Who is Another Way for? What do I want the readers to take away from it?
As this generation and ensuing others continue find their way amidst conflicting messages and complex challenges, Another Way equips and prepares young people and their care-givers by offering a compassionate pathway in choosing a well-prepared response.
Another Way was created with three distinct audiences in mind.
For tweens to teens, Another Way is an opportunity to learn about themselves. I welcome readers to come alongside Chloe Wheeler, Amanda Hill, and Tyrell Fields – three of the main characters – as they discover their worth, their voices, their unique levels of readiness, and their power to make healthy decisions. When reading Another Way, I want our young people to learn how to make their own choices based on what is important to them and to make them when they are ready – not succumbing to what everyone else is doing. I want tweens to teens to learn how to value and respect themselves, and how to make decisions which will build them up – not tear them down. In order to do this, I encourage young people to not only take a journey with Chloe and her friends, but to make it a personal and an interactive experience by creating their own Circles of Worth, or Codes of Conduct, and by participating in the Individual Study Guide or Book Club Questions. The huge take-away for youth? To be empowered!
For Parents and Guardians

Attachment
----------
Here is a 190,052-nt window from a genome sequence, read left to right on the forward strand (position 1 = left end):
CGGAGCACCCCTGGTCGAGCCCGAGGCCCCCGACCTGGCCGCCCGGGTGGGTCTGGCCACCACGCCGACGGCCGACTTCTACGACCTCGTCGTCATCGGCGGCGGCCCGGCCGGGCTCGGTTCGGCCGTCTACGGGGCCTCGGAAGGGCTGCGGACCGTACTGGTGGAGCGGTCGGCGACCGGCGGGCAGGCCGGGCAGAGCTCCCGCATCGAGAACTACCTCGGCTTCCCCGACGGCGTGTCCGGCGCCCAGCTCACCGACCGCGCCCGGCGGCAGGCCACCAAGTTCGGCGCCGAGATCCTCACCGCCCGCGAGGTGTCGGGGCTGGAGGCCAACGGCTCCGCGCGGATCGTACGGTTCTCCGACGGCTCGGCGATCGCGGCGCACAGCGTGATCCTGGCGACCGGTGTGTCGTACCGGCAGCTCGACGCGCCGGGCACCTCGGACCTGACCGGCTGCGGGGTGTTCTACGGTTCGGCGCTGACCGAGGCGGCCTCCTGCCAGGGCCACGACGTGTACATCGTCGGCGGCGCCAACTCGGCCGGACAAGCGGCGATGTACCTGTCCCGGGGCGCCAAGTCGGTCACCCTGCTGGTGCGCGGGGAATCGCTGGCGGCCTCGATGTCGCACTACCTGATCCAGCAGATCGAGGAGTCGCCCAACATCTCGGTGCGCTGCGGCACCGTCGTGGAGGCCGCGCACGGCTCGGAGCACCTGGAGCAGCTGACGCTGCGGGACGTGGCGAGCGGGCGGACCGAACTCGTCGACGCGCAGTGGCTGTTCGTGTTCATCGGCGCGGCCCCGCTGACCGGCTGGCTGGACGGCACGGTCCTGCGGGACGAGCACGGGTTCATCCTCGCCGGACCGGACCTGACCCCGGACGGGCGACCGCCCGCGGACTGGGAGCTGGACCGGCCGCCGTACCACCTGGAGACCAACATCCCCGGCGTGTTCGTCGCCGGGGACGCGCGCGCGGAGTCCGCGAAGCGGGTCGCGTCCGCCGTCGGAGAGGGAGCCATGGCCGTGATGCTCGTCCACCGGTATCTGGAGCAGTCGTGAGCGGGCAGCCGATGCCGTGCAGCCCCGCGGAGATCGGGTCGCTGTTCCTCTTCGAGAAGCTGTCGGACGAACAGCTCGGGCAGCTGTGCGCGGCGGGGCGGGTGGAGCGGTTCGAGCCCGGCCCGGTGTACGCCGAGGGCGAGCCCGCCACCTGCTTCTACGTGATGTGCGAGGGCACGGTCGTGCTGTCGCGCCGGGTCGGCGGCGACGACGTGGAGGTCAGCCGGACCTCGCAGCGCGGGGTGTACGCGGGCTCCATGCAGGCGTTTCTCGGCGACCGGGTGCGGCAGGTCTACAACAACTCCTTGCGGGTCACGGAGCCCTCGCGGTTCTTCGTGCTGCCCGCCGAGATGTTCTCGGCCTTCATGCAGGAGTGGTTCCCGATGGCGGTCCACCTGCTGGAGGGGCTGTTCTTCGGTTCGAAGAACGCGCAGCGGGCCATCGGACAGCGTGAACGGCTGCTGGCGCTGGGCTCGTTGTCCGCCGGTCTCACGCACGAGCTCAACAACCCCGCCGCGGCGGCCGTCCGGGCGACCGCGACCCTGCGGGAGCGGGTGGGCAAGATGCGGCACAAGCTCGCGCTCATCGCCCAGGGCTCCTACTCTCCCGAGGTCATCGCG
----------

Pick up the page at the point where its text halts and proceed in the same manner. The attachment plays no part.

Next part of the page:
For parents and guardians, there is much to take-away! Another Way is a tool to begin a safe, comfortable, and relevant conversation with their children around topics such as sex, drugs, alcohol, bullying, and other at-risk or anti-social behaviors. And then, I hope parents will continue their conversation with their kids by tapping into the Conversation Starters (free download Another Way – Parents / Guardians ) or utilizing the Book Club Questions to discuss the characters, their experiences, and how the characters and their children can learn to make healthy decisions based on individual worth and personal levels of readiness. A huge take-away for parents and guardians is the opportunity to become invested in the decision-making process with their children as they utilize the format of Another Way to integrate their personal beliefs and values into the lessons and to sustain a healthy engagement in their children’s lives. And lastly, I want parents and guardians to feel better equipped by providing them with concise but relatable resources: Offering Another Way To Parents (Appendix of Another Way); and Parenting Styles and Strategies (free download Another Way – Parents / Guardians).